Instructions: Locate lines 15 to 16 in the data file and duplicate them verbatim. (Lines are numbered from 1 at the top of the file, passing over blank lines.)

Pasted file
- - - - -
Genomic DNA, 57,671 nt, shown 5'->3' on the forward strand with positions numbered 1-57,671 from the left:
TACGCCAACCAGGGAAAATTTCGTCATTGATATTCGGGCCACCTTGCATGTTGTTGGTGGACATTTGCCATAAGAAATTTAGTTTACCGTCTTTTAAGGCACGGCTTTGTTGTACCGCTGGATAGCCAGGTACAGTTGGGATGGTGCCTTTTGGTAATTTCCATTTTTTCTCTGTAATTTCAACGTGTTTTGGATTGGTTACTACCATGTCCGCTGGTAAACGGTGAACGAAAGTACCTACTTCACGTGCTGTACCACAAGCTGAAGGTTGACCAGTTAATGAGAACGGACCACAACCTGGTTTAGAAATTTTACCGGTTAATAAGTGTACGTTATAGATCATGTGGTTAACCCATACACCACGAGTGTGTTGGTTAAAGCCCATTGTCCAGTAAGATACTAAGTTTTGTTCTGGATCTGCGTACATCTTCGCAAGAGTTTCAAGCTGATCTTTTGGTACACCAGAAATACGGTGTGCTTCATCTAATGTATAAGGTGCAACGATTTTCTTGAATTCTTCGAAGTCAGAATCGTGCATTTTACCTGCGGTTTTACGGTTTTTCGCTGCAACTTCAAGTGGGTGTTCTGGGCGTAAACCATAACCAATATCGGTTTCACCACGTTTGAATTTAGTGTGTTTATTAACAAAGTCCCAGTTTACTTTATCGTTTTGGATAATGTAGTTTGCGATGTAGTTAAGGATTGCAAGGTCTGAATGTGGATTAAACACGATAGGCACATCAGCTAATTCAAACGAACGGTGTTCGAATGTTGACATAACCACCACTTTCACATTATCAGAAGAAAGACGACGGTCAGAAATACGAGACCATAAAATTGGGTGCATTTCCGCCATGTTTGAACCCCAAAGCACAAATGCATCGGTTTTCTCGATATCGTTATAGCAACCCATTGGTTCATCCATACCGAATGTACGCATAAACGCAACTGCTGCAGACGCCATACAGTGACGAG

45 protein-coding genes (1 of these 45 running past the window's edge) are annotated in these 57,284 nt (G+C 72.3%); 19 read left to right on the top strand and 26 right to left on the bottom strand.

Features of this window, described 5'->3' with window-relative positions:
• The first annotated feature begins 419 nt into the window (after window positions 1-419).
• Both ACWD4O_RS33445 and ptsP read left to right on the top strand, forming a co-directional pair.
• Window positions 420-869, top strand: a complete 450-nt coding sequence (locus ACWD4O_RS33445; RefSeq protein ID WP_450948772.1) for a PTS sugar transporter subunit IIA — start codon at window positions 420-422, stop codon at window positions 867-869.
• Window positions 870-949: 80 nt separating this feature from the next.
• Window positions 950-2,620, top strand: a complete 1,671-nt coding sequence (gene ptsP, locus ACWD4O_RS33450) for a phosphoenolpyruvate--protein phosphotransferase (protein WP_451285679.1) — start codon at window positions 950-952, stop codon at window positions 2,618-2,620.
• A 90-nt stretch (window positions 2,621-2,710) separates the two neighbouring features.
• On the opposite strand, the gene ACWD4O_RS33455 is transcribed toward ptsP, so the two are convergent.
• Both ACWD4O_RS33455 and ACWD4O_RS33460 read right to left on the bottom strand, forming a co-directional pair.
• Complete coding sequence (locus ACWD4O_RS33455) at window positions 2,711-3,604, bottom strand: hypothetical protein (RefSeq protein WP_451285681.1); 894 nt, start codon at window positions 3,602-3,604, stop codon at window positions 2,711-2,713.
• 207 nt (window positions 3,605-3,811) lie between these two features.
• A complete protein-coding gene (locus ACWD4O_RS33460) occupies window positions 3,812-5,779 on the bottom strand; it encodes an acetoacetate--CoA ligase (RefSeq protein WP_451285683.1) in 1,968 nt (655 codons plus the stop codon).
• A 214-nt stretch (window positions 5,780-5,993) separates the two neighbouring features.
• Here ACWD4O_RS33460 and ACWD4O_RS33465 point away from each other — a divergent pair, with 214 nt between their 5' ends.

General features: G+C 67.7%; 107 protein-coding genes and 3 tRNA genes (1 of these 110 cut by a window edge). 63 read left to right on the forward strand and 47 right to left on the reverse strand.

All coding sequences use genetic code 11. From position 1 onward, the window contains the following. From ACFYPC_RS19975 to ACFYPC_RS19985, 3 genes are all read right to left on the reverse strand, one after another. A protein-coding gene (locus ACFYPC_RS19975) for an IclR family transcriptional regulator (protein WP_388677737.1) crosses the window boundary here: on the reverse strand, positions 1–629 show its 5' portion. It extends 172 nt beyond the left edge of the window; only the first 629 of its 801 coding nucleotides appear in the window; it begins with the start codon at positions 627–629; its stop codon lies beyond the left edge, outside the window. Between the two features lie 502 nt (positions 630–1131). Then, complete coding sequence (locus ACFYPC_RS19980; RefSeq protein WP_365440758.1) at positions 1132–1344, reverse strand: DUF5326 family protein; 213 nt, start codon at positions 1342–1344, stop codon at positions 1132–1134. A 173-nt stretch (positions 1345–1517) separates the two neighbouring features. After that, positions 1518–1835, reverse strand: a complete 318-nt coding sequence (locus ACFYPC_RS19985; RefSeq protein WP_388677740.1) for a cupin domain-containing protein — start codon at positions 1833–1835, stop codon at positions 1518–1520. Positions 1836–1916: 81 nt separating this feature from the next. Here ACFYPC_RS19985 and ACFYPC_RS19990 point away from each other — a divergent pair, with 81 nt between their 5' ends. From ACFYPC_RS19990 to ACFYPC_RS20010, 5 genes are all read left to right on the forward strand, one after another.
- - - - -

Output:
• A complete protein-coding gene (locus ACWD4O_RS33460) occupies window positions 3,812-5,779 on the bottom strand; it encodes an acetoacetate--CoA ligase (RefSeq protein WP_451285683.1) in 1,968 nt (655 codons plus the stop codon).
• A 214-nt stretch (window positions 5,780-5,993) separates the two neighbouring features.